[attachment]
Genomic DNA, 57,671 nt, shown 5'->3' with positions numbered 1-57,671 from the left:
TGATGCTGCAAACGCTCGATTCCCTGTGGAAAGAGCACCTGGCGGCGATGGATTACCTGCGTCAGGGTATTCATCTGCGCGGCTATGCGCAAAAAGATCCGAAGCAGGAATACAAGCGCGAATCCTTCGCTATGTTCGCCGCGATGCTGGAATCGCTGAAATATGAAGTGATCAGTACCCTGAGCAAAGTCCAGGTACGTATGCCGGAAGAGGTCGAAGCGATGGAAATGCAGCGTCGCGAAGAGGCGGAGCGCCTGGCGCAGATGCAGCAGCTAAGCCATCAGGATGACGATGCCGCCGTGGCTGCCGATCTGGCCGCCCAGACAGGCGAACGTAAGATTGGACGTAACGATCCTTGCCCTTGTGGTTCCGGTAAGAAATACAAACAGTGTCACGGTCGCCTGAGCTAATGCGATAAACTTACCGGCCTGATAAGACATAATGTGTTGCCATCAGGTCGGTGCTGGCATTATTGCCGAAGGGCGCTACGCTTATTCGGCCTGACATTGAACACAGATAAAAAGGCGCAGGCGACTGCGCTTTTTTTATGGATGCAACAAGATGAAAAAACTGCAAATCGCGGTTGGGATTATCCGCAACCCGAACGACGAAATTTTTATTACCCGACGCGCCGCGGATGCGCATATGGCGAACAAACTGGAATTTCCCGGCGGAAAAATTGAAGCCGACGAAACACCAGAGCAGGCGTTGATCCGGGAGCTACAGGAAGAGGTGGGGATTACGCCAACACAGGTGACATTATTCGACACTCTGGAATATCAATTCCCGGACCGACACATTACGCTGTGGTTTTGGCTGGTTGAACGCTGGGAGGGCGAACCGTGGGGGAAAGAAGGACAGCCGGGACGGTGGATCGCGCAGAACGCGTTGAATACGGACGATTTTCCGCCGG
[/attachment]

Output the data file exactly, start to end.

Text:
Genomic DNA, 57,671 nt, shown 5'->3' with positions numbered 1-57,671 from the left:
TGATGCTGCAAACGCTCGATTCCCTGTGGAAAGAGCACCTGGCGGCGATGGATTACCTGCGTCAGGGTATTCATCTGCGCGGCTATGCGCAAAAAGATCCGAAGCAGGAATACAAGCGCGAATCCTTCGCTATGTTCGCCGCGATGCTGGAATCGCTGAAATATGAAGTGATCAGTACCCTGAGCAAAGTCCAGGTACGTATGCCGGAAGAGGTCGAAGCGATGGAAATGCAGCGTCGCGAAGAGGCGGAGCGCCTGGCGCAGATGCAGCAGCTAAGCCATCAGGATGACGATGCCGCCGTGGCTGCCGATCTGGCCGCCCAGACAGGCGAACGTAAGATTGGACGTAACGATCCTTGCCCTTGTGGTTCCGGTAAGAAATACAAACAGTGTCACGGTCGCCTGAGCTAATGCGATAAACTTACCGGCCTGATAAGACATAATGTGTTGCCATCAGGTCGGTGCTGGCATTATTGCCGAAGGGCGCTACGCTTATTCGGCCTGACATTGAACACAGATAAAAAGGCGCAGGCGACTGCGCTTTTTTTATGGATGCAACAAGATGAAAAAACTGCAAATCGCGGTTGGGATTATCCGCAACCCGAACGACGAAATTTTTATTACCCGACGCGCCGCGGATGCGCATATGGCGAACAAACTGGAATTTCCCGGCGGAAAAATTGAAGCCGACGAAACACCAGAGCAGGCGTTGATCCGGGAGCTACAGGAAGAGGTGGGGATTACGCCAACACAGGTGACATTATTCGACACTCTGGAATATCAATTCCCGGACCGACACATTACGCTGTGGTTTTGGCTGGTTGAACGCTGGGAGGGCGAACCGTGGGGGAAAGAAGGACAGCCGGGACGGTGGATCGCGCAGAACGCGTTGAATACGGACGATTTTCCGCCGG